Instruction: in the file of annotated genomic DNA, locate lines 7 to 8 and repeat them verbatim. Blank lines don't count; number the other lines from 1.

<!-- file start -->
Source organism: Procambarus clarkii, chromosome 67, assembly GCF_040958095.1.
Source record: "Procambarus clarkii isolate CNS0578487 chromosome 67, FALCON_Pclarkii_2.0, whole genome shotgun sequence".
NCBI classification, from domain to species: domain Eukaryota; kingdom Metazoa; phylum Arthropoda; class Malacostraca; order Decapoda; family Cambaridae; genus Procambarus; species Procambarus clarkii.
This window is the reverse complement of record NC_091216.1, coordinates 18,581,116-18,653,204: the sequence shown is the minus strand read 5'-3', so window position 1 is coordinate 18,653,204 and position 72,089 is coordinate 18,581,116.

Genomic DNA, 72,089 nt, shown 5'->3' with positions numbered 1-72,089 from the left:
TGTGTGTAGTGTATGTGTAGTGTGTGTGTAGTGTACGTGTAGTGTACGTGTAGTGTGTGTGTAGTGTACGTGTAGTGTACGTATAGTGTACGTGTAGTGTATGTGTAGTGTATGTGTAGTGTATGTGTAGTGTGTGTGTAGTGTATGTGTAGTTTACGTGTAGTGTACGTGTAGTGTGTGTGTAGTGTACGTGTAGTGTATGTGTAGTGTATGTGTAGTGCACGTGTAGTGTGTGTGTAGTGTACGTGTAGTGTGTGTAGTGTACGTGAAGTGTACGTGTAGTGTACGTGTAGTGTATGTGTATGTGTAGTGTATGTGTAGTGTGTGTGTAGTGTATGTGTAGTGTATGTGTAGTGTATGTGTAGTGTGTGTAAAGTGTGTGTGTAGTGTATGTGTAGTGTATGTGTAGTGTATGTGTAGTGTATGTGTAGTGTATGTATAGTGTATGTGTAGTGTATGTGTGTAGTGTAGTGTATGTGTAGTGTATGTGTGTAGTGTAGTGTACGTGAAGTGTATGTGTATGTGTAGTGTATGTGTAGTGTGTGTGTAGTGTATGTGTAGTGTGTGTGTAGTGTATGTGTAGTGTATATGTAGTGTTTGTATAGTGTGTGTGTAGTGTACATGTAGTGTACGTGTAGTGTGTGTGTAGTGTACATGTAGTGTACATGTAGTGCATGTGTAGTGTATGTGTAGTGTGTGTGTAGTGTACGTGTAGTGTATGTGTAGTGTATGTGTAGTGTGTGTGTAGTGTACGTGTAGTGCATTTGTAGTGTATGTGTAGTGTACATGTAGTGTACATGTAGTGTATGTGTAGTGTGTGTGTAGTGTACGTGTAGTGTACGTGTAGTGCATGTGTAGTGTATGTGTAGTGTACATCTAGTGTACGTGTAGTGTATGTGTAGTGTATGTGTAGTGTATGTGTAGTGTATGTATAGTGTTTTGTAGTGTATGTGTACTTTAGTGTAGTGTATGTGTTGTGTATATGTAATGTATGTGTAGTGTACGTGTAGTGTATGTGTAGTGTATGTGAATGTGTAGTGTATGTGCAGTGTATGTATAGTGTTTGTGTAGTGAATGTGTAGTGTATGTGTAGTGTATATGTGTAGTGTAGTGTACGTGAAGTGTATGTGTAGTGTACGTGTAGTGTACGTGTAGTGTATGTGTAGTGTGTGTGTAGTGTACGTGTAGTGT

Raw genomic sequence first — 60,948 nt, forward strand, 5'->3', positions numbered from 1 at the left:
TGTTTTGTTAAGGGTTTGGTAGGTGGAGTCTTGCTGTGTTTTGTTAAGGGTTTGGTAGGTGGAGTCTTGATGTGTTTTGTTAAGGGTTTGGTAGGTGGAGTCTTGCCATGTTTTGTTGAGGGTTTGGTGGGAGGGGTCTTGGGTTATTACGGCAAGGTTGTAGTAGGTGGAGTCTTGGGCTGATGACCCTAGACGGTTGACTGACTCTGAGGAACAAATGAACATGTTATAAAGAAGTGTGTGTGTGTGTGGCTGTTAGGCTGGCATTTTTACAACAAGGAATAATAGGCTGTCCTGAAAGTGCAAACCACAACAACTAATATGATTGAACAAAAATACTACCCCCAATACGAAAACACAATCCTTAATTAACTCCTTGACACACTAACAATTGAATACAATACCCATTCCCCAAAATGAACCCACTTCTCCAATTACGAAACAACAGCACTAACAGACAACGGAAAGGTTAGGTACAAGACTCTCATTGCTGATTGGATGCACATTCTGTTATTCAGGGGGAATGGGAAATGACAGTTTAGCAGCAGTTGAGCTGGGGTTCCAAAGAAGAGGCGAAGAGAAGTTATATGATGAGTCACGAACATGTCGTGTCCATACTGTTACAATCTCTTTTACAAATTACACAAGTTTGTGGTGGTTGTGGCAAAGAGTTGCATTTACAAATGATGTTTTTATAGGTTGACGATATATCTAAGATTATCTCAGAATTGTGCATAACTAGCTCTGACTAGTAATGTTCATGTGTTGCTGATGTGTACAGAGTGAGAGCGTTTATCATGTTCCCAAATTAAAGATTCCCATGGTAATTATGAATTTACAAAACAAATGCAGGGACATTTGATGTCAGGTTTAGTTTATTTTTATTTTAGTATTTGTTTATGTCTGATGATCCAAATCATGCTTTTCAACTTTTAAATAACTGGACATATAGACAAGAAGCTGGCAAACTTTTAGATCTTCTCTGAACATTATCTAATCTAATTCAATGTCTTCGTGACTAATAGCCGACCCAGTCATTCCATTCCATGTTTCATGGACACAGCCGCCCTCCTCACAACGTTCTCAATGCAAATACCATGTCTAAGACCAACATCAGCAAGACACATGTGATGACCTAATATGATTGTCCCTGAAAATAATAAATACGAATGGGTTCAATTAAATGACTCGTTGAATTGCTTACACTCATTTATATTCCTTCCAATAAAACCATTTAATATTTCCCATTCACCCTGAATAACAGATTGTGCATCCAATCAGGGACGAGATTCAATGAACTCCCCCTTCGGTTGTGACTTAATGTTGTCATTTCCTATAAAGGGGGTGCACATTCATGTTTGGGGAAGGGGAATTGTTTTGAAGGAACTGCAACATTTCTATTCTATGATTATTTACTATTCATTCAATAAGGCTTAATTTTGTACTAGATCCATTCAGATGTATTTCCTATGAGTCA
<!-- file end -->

Raw genomic sequence first — 60,948 nt, forward strand, 5'->3', positions numbered from 1 at the left:
TGTTTTGTTAAGGGTTTGGTAGGTGGAGTCTTGCTGTGTTTTGTTAAGGGTTTGGTAGGTGGAGTCTTGATGTGTTTTGTTAAGGGTTTGGTAGGTGGAGTCTTGCCATGTTTTGTTGAGGGTTTGGTGGGAGGGGTCTTGGGTTATTACGGCAAGGTTGTAGTAGGTGGAGTCTTGGGCTGATGACCCTAGACGGTTGACTGACTCTGAGGAACAAATGAACATGTTATAAAGAAGTGTGTGTGTGTGTGGCTGTTAGGCTGGCATTTTTACAACAAGGAATAATAGGCTGTCCTGAAAGTGCAAACCACAACAACTAATATGATTGAACAAAAATACTACCCCCAATACGAAAACACAATCCTTAATTAACTCCTTGACACACTAACAATTGAATACAATACCCATTCCCCAAAATGAACCCACTTCTCCAATTACGAAACAACAGCACTAACAGACAACGGAAAGGTTAGGTACAAGACTCTCATTGCTGATTGGATGCACATTCTGTTATTCAGGGGGAATGGGAAATGACAGTTTAGCAGCAGTTGAGCTGGGGTTCCAAAGAAGAGGCGAAGAGAAGTTATATGATGAGTCACGAACATGTCGTGTCCATACTGTTACAATCTCTTTTACAAATTACACAAGTTTGTGGTGGTTGTGGCAAAGAGTTGCATTTACAAATGATGTTTTTATAGGTTGACGATATATCTAAGATTATCTCAGAATTGTGCATAACTAGCTCTGACTAGTAATGTTCATGTGTTGCTGATGTGTACAGAGTGAGAGCGTTTATCATGTTCCCAAATTAAAGATTCCCATGGTAATTATGAATTTACAAAACAAATGCAGGGACATTTGATGTCAGGTTTAGTTTATTTTTATTTTAGTATTTGTTTATGTCTGATGATCCAAATCATGCTTTTCAACTTTTAAATAACTGGACATATAGACAAGAAGCTGGCAAACTTTTAGATCTTCTCTGAACATTATCTAATCTAATTCAATGTCTTCGTGACTAATAGCCGACCCAGTCATTCCATTCCATGTTTCATGGACACAGCCGCCCTCCTCACAACGTTCTCAATGCAAATACCATGTCTAAGACCAACATCAGCAAGACACATGTGATGACCTAATATGATTGTCCCTGAAAATAATAAATACGAATGGGTTCAATTAAATGACTCGTTGAATTGCTTACACTCATTTATATTCCTTCCAATAAAACCATTTAATATTTCCCATTCACCCTGAATAACAGATTGTGCATCCAATCAGGGACGAGATTCAATGAACTCCCCCTTCGGTTGTGACTTAATGTTGTCATTTCCTATAAAGGGGGTGCACATTCATGTTTGGGGAAGGGGAATTGTTTTGAAGGAACTGCAACATTTCTATTCTATGATTATTTACTATTCATTCAATAAGGCTTAATTTTGTACTAGATCCATTCAGATGTATTTCCTATGAGTCA